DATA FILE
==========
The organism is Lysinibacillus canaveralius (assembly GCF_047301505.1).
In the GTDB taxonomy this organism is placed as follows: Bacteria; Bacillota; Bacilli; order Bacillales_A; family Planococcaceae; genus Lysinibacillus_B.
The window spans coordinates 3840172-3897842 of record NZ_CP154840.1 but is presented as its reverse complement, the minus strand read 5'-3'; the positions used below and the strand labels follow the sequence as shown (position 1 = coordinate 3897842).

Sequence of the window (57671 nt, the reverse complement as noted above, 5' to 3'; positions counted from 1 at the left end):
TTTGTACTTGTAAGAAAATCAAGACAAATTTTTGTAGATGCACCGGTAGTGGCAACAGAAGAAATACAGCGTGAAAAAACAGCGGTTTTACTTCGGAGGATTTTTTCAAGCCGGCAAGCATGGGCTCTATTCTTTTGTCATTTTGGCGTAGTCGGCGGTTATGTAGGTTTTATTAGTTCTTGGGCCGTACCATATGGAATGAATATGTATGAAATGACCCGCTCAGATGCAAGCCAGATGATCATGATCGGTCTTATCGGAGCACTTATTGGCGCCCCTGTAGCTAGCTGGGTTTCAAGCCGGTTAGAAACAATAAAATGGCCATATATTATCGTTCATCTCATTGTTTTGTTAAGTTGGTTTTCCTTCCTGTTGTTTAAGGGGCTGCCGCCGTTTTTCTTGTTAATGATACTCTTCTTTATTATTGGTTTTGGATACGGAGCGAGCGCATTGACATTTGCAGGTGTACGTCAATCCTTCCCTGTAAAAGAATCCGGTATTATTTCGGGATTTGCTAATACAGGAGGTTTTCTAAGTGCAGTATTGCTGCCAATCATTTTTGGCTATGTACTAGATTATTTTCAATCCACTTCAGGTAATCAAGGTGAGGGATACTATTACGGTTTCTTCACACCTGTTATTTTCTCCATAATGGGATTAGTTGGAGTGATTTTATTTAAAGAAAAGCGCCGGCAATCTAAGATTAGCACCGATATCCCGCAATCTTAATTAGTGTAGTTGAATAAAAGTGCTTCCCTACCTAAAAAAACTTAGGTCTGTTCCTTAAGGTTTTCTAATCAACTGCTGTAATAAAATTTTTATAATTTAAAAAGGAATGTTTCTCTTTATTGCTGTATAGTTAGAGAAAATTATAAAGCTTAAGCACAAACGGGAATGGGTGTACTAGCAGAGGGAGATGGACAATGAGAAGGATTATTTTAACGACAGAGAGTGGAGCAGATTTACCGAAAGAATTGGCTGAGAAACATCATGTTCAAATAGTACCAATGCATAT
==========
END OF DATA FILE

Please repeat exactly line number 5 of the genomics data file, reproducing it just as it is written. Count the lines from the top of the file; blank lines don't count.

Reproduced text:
TTTGTACTTGTAAGAAAATCAAGACAAATTTTTGTAGATGCACCGGTAGTGGCAACAGAAGAAATACAGCGTGAAAAAACAGCGGTTTTACTTCGGAGGATTTTTTCAAGCCGGCAAGCATGGGCTCTATTCTTTTGTCATTTTGGCGTAGTCGGCGGTTATGTAGGTTTTATTAGTTCTTGGGCCGTACCATATGGAATGAATATGTATGAAATGACCCGCTCAGATGCAAGCCAGATGATCATGATCGGTCTTATCGGAGCACTTATTGGCGCCCCTGTAGCTAGCTGGGTTTCAAGCCGGTTAGAAACAATAAAATGGCCATATATTATCGTTCATCTCATTGTTTTGTTAAGTTGGTTTTCCTTCCTGTTGTTTAAGGGGCTGCCGCCGTTTTTCTTGTTAATGATACTCTTCTTTATTATTGGTTTTGGATACGGAGCGAGCGCATTGACATTTGCAGGTGTACGTCAATCCTTCCCTGTAAAAGAATCCGGTATTATTTCGGGATTTGCTAATACAGGAGGTTTTCTAAGTGCAGTATTGCTGCCAATCATTTTTGGCTATGTACTAGATTATTTTCAATCCACTTCAGGTAATCAAGGTGAGGGATACTATTACGGTTTCTTCACACCTGTTATTTTCTCCATAATGGGATTAGTTGGAGTGATTTTATTTAAAGAAAAGCGCCGGCAATCTAAGATTAGCACCGATATCCCGCAATCTTAATTAGTGTAGTTGAATAAAAGTGCTTCCCTACCTAAAAAAACTTAGGTCTGTTCCTTAAGGTTTTCTAATCAACTGCTGTAATAAAATTTTTATAATTTAAAAAGGAATGTTTCTCTTTATTGCTGTATAGTTAGAGAAAATTATAAAGCTTAAGCACAAACGGGAATGGGTGTACTAGCAGAGGGAGATGGACAATGAGAAGGATTATTTTAACGACAGAGAGTGGAGCAGATTTACCGAAAGAATTGGCTGAGAAACATCATGTTCAAATAGTACCAATGCATAT